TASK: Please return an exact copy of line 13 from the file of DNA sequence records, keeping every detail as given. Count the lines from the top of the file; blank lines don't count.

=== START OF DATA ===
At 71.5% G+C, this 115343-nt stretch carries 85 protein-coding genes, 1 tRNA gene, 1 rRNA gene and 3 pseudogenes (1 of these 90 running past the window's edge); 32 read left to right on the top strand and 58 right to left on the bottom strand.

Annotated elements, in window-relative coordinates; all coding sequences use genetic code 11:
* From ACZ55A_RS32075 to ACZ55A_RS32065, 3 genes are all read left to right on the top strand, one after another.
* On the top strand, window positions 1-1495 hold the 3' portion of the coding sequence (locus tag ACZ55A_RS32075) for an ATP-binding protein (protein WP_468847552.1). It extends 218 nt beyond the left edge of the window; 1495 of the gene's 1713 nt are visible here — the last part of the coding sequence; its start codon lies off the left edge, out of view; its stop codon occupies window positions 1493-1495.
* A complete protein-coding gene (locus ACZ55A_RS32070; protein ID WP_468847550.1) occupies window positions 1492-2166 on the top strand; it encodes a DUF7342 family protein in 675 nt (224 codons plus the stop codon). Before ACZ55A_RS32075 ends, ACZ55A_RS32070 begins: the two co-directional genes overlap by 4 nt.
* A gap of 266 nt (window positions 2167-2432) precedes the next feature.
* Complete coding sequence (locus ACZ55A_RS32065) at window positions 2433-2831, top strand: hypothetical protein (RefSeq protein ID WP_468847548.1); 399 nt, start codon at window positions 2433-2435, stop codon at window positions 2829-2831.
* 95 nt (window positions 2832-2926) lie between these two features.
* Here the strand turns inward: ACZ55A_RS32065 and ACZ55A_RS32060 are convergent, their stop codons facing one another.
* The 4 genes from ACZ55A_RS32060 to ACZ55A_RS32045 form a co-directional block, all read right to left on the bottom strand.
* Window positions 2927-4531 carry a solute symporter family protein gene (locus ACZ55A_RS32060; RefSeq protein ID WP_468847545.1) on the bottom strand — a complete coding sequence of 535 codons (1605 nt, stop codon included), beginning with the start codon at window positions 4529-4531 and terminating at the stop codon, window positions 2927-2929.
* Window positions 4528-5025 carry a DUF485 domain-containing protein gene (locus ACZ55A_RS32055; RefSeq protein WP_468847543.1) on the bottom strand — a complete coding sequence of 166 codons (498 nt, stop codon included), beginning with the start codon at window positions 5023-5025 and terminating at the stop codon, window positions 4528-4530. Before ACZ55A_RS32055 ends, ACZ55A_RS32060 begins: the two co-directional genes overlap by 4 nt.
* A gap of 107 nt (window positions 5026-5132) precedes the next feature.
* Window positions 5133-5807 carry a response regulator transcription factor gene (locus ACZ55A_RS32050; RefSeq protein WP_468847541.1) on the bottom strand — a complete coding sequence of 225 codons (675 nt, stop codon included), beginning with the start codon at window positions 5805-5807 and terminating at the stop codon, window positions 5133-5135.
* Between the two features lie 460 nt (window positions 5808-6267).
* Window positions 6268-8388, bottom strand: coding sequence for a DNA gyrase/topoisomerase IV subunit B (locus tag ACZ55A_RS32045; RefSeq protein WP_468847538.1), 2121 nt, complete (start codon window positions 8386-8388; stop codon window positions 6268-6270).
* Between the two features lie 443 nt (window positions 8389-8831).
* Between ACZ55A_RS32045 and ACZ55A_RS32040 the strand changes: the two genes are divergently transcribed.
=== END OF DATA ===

* A gap of 107 nt (window positions 5026-5132) precedes the next feature.